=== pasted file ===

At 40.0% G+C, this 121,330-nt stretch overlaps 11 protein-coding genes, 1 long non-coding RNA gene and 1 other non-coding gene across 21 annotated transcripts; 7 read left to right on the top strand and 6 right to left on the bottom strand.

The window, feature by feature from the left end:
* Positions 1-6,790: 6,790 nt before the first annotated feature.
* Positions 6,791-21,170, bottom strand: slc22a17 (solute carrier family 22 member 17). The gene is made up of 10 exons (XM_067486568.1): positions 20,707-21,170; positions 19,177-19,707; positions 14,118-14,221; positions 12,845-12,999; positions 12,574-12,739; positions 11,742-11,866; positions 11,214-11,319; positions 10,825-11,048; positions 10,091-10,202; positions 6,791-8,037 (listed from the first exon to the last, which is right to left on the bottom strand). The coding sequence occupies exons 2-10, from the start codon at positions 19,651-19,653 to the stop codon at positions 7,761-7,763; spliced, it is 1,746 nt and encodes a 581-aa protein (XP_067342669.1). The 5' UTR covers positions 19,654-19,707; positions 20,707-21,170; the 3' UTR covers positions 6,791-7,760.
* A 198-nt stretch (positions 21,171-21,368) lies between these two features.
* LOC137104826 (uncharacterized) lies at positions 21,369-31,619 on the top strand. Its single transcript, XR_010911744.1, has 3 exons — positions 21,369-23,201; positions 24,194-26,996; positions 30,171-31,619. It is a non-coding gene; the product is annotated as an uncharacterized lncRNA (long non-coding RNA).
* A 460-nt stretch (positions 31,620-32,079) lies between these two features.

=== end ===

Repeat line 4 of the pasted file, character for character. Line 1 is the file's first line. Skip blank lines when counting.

* Positions 6,791-21,170, bottom strand: slc22a17 (solute carrier family 22 member 17). The gene is made up of 10 exons (XM_067486568.1): positions 20,707-21,170; positions 19,177-19,707; positions 14,118-14,221; positions 12,845-12,999; positions 12,574-12,739; positions 11,742-11,866; positions 11,214-11,319; positions 10,825-11,048; positions 10,091-10,202; positions 6,791-8,037 (listed from the first exon to the last, which is right to left on the bottom strand). The coding sequence occupies exons 2-10, from the start codon at positions 19,651-19,653 to the stop codon at positions 7,761-7,763; spliced, it is 1,746 nt and encodes a 581-aa protein (XP_067342669.1). The 5' UTR covers positions 19,654-19,707; positions 20,707-21,170; the 3' UTR covers positions 6,791-7,760.